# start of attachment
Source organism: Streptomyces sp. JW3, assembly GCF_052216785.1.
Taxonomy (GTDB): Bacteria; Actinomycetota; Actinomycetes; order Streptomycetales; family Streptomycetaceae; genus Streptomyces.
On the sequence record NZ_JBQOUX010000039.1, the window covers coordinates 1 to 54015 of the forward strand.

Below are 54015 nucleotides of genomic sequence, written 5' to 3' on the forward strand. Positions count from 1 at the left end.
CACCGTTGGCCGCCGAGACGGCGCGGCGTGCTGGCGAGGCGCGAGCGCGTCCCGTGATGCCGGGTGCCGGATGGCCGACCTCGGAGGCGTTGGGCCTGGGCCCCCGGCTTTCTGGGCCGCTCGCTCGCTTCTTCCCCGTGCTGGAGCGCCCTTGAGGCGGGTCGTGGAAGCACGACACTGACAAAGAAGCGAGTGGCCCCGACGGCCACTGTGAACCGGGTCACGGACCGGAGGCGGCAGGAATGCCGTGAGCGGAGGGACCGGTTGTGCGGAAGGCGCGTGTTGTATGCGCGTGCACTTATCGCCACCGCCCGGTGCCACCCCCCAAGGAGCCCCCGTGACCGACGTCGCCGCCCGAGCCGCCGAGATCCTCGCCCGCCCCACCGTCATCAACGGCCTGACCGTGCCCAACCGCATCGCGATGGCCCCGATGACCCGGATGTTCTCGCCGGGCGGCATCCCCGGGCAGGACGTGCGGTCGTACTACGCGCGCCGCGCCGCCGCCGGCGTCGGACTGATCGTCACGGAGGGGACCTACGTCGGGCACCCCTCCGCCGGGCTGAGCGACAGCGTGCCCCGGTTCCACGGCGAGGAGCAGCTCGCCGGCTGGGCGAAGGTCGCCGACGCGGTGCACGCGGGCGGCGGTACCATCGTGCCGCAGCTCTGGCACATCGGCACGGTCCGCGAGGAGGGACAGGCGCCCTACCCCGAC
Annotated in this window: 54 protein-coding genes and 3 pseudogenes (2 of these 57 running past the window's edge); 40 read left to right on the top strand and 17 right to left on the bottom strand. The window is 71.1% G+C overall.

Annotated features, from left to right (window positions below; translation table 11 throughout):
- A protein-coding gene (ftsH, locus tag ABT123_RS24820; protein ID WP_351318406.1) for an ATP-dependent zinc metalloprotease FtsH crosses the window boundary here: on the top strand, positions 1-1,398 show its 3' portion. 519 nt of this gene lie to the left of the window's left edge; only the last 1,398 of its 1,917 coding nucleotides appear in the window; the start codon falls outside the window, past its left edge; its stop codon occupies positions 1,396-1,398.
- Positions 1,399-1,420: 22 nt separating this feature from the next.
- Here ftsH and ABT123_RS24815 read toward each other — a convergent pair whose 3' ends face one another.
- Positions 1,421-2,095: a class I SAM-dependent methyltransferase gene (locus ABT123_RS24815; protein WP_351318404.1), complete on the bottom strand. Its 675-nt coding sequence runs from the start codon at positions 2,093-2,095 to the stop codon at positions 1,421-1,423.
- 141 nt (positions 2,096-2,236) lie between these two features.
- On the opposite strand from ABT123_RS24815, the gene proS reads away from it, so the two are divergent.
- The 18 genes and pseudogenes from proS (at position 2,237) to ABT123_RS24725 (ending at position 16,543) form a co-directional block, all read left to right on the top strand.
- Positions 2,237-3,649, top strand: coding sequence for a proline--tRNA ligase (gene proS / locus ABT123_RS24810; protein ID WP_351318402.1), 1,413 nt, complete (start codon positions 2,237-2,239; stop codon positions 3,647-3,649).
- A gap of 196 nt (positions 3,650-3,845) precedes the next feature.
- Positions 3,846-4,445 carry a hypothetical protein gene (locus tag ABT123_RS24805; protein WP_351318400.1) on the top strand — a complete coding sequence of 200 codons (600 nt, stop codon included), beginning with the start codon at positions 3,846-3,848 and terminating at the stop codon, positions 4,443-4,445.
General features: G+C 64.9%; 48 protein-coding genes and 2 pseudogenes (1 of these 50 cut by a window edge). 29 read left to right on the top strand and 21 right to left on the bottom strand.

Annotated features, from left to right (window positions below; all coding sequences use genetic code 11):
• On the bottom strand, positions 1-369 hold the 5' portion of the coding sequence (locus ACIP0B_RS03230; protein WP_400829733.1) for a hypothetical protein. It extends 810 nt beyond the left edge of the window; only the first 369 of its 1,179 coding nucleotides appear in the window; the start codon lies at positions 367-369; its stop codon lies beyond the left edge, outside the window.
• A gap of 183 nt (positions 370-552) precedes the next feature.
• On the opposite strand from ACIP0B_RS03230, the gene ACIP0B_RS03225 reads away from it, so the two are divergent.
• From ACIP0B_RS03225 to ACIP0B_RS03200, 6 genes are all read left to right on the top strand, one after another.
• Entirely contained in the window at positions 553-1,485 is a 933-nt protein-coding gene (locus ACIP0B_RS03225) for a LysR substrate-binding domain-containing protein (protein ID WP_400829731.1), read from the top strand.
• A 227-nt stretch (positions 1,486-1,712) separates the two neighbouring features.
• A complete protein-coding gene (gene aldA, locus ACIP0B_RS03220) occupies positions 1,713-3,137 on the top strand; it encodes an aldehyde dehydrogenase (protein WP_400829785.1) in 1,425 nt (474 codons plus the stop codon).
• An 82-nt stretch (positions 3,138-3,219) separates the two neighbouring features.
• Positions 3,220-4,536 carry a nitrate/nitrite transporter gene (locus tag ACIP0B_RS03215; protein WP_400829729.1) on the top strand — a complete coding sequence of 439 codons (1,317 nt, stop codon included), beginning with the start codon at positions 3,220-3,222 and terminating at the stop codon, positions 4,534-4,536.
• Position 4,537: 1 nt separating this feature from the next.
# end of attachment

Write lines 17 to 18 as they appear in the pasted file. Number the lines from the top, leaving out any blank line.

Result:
- Positions 3,846-4,445 carry a hypothetical protein gene (locus tag ABT123_RS24805; protein WP_351318400.1) on the top strand — a complete coding sequence of 200 codons (600 nt, stop codon included), beginning with the start codon at positions 3,846-3,848 and terminating at the stop codon, positions 4,443-4,445.
General features: G+C 64.9%; 48 protein-coding genes and 2 pseudogenes (1 of these 50 cut by a window edge). 29 read left to right on the top strand and 21 right to left on the bottom strand.